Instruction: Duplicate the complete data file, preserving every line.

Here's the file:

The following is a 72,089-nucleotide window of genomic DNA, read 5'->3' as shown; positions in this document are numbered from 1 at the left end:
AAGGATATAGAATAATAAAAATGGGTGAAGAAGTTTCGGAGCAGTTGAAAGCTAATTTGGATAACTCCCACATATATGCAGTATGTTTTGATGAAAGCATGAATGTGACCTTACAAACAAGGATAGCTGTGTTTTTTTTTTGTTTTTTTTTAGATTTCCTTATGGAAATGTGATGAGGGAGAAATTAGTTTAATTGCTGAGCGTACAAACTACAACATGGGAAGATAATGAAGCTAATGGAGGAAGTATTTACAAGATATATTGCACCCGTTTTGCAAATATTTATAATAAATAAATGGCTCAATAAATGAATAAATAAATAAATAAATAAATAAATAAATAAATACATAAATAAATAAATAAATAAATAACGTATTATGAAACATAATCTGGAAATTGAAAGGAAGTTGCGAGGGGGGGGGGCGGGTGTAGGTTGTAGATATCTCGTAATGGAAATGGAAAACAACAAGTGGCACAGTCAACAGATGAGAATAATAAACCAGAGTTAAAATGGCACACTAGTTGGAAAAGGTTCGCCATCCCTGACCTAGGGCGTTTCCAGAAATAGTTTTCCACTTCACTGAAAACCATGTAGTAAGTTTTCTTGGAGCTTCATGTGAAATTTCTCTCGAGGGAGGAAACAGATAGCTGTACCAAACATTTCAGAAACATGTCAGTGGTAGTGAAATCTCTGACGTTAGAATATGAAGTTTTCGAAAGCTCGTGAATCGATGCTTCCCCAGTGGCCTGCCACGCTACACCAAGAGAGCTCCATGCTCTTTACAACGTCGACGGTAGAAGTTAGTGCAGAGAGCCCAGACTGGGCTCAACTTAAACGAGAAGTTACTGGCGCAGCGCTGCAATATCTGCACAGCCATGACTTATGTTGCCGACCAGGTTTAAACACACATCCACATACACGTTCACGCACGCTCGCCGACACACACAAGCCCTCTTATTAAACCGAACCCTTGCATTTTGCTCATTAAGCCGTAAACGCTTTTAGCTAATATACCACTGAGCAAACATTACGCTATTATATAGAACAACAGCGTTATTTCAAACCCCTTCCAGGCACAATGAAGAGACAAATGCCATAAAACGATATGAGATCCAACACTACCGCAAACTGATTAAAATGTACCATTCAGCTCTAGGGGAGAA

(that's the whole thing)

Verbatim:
The following is a 72,089-nucleotide window of genomic DNA, read 5'->3' as shown; positions in this document are numbered from 1 at the left end:
AAGGATATAGAATAATAAAAATGGGTGAAGAAGTTTCGGAGCAGTTGAAAGCTAATTTGGATAACTCCCACATATATGCAGTATGTTTTGATGAAAGCATGAATGTGACCTTACAAACAAGGATAGCTGTGTTTTTTTTTTGTTTTTTTTTAGATTTCCTTATGGAAATGTGATGAGGGAGAAATTAGTTTAATTGCTGAGCGTACAAACTACAACATGGGAAGATAATGAAGCTAATGGAGGAAGTATTTACAAGATATATTGCACCCGTTTTGCAAATATTTATAATAAATAAATGGCTCAATAAATGAATAAATAAATAAATAAATAAATAAATAAATAAATACATAAATAAATAAATAAATAAATAACGTATTATGAAACATAATCTGGAAATTGAAAGGAAGTTGCGAGGGGGGGGGGCGGGTGTAGGTTGTAGATATCTCGTAATGGAAATGGAAAACAACAAGTGGCACAGTCAACAGATGAGAATAATAAACCAGAGTTAAAATGGCACACTAGTTGGAAAAGGTTCGCCATCCCTGACCTAGGGCGTTTCCAGAAATAGTTTTCCACTTCACTGAAAACCATGTAGTAAGTTTTCTTGGAGCTTCATGTGAAATTTCTCTCGAGGGAGGAAACAGATAGCTGTACCAAACATTTCAGAAACATGTCAGTGGTAGTGAAATCTCTGACGTTAGAATATGAAGTTTTCGAAAGCTCGTGAATCGATGCTTCCCCAGTGGCCTGCCACGCTACACCAAGAGAGCTCCATGCTCTTTACAACGTCGACGGTAGAAGTTAGTGCAGAGAGCCCAGACTGGGCTCAACTTAAACGAGAAGTTACTGGCGCAGCGCTGCAATATCTGCACAGCCATGACTTATGTTGCCGACCAGGTTTAAACACACATCCACATACACGTTCACGCACGCTCGCCGACACACACAAGCCCTCTTATTAAACCGAACCCTTGCATTTTGCTCATTAAGCCGTAAACGCTTTTAGCTAATATACCACTGAGCAAACATTACGCTATTATATAGAACAACAGCGTTATTTCAAACCCCTTCCAGGCACAATGAAGAGACAAATGCCATAAAACGATATGAGATCCAACACTACCGCAAACTGATTAAAATGTACCATTCAGCTCTAGGGGAGAA